Do companies need constitution?

Company Law

Following yesterday’s post, the next step after execution of a shareholders’ agreement is to amend the constitution of the company (if there is one) to be consistent with the shareholders’ agreement.

A company without a constitution should consider adopting one which is consistent with the shareholders’ agreement.

Save for a company limited by guarantee, it is not mandatory for a company to have a constitution under the Companies Act 2016. However, it would be easier for the company, directors and shareholders to have their rights, duties and powers to be set out in one document i.e. the constitution, compared to being governed by various default provisions under the Companies Act 2016.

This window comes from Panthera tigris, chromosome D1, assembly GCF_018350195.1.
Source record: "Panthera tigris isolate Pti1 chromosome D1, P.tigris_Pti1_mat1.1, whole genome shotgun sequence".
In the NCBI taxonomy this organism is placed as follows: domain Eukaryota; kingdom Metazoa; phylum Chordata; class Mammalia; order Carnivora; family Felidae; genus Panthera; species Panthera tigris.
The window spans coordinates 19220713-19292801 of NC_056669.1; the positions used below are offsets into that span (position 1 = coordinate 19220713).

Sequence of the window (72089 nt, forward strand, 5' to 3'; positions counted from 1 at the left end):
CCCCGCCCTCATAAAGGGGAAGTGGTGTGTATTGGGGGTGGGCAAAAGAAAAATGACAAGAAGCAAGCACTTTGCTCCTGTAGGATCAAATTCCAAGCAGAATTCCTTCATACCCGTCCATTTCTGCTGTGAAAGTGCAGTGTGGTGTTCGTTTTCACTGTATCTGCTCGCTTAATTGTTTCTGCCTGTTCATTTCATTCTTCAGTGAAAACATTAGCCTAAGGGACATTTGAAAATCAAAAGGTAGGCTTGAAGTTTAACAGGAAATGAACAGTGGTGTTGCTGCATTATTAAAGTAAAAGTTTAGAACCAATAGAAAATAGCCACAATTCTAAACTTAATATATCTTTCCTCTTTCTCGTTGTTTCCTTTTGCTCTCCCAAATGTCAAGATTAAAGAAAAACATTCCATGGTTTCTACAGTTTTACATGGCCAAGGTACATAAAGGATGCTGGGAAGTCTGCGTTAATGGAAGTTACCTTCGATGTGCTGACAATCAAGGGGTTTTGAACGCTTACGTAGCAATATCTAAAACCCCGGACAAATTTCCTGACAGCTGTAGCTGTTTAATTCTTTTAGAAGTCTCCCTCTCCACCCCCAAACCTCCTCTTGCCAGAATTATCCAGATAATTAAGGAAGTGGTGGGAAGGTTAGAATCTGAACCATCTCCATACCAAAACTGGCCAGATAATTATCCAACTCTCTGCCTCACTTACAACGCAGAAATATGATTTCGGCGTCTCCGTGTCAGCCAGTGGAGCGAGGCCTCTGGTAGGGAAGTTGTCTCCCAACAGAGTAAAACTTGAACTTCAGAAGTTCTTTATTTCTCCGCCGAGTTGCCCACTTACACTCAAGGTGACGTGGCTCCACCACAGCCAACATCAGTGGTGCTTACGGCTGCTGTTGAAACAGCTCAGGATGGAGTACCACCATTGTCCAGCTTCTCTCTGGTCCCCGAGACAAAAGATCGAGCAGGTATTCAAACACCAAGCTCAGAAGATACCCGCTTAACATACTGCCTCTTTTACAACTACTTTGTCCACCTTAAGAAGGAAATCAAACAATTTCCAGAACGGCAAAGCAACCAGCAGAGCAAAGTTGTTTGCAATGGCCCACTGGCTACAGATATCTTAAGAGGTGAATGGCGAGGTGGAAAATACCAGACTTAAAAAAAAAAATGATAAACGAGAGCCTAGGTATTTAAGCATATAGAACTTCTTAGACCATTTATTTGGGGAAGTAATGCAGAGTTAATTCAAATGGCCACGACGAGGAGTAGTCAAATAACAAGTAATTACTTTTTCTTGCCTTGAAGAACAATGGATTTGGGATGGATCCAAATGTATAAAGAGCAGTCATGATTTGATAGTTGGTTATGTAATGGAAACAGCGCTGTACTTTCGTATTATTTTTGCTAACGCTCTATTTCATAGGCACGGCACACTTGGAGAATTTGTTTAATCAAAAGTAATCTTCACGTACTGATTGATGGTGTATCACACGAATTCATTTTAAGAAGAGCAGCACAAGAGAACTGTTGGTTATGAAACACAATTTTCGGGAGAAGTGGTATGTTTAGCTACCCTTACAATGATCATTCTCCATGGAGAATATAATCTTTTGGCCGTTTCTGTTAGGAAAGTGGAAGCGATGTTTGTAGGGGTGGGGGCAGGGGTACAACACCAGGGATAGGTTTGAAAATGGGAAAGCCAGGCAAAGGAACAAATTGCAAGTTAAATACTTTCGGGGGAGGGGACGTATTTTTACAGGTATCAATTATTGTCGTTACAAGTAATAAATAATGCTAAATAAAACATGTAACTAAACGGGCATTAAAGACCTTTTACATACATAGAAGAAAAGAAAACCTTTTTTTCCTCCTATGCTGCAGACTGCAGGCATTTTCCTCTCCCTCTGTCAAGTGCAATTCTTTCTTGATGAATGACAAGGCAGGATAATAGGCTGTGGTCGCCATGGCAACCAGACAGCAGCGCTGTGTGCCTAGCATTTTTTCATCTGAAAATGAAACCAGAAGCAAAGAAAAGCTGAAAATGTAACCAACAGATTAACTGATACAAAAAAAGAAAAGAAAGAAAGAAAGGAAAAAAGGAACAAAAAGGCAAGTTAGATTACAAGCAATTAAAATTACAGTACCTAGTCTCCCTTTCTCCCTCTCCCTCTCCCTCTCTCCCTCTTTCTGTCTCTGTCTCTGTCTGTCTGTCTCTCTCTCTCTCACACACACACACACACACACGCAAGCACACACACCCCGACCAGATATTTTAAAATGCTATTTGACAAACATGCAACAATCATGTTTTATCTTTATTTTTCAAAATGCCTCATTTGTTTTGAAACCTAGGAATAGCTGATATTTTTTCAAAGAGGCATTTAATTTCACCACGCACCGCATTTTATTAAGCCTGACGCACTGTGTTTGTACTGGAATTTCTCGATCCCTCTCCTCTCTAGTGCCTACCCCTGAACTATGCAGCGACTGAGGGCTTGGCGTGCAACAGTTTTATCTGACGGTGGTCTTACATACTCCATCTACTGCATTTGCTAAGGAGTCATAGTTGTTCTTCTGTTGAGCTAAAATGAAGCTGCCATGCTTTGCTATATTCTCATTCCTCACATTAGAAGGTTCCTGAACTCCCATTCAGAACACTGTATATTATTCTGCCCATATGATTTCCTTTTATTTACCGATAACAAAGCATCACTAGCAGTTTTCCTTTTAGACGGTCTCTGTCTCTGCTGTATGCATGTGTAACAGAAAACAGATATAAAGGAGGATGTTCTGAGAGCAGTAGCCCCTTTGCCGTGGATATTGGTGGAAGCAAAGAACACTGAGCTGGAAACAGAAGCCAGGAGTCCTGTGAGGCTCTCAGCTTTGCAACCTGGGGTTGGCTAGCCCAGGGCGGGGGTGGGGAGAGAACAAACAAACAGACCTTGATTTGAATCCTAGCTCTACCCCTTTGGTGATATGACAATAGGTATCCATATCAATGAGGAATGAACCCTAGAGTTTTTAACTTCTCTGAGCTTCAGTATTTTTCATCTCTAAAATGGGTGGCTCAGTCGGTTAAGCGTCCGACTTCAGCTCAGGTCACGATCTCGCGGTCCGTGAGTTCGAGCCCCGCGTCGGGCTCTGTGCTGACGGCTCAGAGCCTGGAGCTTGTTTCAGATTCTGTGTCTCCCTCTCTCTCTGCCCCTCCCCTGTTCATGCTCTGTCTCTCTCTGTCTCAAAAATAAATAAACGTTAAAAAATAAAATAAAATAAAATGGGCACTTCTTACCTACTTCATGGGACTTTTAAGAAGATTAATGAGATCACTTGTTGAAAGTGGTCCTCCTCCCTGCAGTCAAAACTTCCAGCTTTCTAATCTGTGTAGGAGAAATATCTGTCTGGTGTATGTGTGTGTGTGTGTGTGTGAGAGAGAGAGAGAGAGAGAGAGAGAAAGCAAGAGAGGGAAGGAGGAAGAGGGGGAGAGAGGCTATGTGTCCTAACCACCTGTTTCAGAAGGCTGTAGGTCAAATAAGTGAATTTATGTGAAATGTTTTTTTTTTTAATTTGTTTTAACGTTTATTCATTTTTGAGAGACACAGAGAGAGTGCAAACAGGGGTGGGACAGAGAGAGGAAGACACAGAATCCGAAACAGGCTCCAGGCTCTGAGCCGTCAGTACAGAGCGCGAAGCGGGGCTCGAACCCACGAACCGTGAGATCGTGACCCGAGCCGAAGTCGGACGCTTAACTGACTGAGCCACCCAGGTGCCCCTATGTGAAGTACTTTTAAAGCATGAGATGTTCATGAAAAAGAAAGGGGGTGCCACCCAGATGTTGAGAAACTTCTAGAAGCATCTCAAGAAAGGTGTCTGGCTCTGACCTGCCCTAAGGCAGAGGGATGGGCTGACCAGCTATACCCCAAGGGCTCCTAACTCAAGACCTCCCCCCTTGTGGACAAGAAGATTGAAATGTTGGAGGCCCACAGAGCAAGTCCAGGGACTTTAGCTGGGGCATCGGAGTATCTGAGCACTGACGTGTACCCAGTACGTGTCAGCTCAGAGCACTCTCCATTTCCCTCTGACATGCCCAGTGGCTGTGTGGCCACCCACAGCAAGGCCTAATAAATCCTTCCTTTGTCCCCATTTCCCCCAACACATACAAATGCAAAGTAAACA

Whilst most shareholders’ agreements provide that the terms in the agreements prevail over constitutions in the event of inconsistencies, caselaw has shown that constitution has wider legal effect than a shareholders’ agreement.

A shareholders’ agreement binds the shareholders and the company (if it is a party to the agreement). A constitution binds the company, shareholders as well as directors.

To give full effect to a shareholders’ agreement, the relevant provisions should be incorporated into the constitution of the company.

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This post was first posted on Linkedin on 9 February 2021.

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